If you’re like me, then politics already matters. If not, then you’re probably like all those who find it deeply dull, overly confusing or simply not worth the time.
Which is understandable. I get it. But a great many also wish they could engage more and be better informed about the political picture nationally and internationally.
Handily, Canterbury Christ Church University can help.
- How my student days included fighting the racist National Front
- Sorry, Rosie, but what do you expect from the party of Corbyn?
It runs Making Politics Matter, a fortnightly event held throughout the academic on the university campus.
Invited speakers deliver public lectures on an array of subjects in a quest to inform, educate and challenge.
Attendees also have the opportunity to challenge the speaker, as all the lectures are followed with a Q&A.
Therefore, if you don’t understand something or simply disagree with a point raised you can provoke a healthy discussion.
And don’t worry: with a mixture of students involved in the choosing of speakers the line-ups aren’t all stereotypically “uni-fied” left-wing.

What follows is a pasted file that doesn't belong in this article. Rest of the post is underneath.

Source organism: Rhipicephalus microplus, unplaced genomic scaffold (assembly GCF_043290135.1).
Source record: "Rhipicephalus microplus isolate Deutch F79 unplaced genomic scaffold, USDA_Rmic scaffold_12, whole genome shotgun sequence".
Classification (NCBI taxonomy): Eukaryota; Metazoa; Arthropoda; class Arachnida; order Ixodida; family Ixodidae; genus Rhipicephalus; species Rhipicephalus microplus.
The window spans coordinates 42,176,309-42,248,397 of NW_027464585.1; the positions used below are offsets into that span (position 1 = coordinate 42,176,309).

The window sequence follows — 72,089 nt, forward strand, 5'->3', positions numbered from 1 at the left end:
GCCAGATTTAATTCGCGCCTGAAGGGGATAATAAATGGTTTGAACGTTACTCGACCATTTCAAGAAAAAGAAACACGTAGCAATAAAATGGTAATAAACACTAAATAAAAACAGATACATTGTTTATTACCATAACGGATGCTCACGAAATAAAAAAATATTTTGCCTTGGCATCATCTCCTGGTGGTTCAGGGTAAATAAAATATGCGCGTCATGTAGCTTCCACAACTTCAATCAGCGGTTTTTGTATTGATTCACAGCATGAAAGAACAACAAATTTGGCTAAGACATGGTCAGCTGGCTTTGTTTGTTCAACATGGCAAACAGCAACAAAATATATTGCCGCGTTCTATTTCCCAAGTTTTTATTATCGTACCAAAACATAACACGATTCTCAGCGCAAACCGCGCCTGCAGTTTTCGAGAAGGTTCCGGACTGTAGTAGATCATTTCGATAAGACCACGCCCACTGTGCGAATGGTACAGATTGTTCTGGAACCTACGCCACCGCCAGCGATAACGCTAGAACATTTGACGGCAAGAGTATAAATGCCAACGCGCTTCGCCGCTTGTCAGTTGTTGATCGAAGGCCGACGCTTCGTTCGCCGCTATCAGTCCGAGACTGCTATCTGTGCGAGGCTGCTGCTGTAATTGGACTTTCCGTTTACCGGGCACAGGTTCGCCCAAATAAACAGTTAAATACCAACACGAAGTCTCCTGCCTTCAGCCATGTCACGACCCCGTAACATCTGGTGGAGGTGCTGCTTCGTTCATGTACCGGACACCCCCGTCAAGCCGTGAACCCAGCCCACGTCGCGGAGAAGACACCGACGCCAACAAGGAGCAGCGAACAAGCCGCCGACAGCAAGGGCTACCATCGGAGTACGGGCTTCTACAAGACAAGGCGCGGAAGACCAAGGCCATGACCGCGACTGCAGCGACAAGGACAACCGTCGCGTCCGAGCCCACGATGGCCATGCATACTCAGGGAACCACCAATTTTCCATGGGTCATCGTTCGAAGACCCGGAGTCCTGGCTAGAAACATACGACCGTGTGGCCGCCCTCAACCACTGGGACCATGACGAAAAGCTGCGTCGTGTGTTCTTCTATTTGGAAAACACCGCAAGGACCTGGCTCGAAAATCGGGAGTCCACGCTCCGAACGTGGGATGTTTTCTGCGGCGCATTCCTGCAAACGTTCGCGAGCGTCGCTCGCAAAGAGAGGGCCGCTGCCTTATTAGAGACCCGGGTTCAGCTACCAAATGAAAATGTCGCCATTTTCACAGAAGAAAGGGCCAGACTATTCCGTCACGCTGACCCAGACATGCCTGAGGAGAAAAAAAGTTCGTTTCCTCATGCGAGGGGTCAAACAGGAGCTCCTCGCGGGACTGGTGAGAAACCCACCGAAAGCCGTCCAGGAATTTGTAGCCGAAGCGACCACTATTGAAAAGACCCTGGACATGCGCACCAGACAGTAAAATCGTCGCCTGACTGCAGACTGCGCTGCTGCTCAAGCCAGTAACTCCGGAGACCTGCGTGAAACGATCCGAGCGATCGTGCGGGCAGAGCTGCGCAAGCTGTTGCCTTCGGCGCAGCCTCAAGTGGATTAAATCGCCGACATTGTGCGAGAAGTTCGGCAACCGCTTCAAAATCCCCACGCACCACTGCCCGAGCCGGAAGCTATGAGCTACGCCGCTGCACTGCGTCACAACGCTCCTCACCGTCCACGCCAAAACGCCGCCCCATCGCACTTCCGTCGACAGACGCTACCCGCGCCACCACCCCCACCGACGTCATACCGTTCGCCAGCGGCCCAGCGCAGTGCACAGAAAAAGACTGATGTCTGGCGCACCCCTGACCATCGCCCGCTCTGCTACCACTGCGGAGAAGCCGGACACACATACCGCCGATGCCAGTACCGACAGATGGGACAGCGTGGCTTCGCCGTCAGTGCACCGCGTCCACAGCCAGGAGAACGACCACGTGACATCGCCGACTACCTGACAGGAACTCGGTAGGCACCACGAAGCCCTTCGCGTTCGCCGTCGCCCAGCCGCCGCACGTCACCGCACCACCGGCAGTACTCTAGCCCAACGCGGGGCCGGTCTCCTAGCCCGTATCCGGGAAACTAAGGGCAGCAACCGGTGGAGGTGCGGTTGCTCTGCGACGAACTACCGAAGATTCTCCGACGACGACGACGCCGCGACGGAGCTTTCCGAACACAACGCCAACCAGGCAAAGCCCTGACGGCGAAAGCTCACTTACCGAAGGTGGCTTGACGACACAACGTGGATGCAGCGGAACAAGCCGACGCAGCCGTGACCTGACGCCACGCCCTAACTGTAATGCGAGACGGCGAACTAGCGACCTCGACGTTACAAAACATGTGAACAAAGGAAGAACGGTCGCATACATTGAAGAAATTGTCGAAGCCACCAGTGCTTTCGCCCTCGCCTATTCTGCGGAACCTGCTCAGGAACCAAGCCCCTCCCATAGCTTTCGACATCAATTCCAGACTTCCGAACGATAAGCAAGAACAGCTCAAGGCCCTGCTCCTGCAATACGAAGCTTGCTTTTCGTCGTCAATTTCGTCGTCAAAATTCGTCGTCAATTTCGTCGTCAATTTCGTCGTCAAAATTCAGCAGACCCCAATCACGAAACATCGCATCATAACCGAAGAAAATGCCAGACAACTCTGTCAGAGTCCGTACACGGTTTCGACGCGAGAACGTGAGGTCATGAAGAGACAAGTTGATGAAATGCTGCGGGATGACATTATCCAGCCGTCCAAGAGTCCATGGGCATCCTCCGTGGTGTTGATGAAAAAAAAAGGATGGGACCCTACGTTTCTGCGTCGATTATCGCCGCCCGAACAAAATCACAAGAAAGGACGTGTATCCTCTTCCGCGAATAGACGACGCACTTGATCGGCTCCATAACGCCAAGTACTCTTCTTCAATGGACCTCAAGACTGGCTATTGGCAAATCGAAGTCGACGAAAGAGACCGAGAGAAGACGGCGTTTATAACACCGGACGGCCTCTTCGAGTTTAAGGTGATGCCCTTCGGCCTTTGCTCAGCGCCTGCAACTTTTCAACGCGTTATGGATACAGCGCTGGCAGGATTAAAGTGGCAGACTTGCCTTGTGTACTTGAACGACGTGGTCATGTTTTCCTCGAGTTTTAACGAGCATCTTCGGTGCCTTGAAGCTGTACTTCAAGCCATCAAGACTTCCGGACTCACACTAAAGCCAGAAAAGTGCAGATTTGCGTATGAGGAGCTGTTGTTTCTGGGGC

Previously, the university played host to speakers such as Commons Speaker John Bercow, former Ukip leader Nigel Farage and Canterbury’s first Labour MP Rosie Duffield.
It’s not just MPs who have taken part in Making Politics Matter. The visits of Mark Hammond, CEO, of the Equalities and Human Rights Commission, and Barry Faulkner, the Unite union’s national political education coordinator, demonstrate that these occasions seek a wide range of beliefs, views and opinions.
I love politics and I appreciate that many of the things we read about or see in the news often fail to give us anything remarkable describable as confidence in politicians or organisations.
And when another scandal hits the headline, I, too, have often thought: “Is this the best that we have to offer?”
But we need to stop switching off when we hear something we don’t like the sound of and do the opposite. We should in fact become more engaged and these lectures are just one of many different ways we can ensure greater accountability and knowledge, before we make a decision, vote or express an opinion.
So, come along to a Making Politics Matter event and see if your opinion changes on something you felt certain about or learn something that you did not know before. I’m sure at least one of our speakers will have an impact on you this year.
Be sure to catch the first Making Politics Matter event today, Tuesday, September 18, from 4.30pm to 5.30pm at the Powell Lecture Theatre.
The speaker will be Dr Rebecca Gordon-Nesbitt who will deliver a talk titled From Revolution to Representation.
Gordon-Nesbitt is also Labour’s Parliamentary Candidate for South Thanet and a researcher at Kings College London.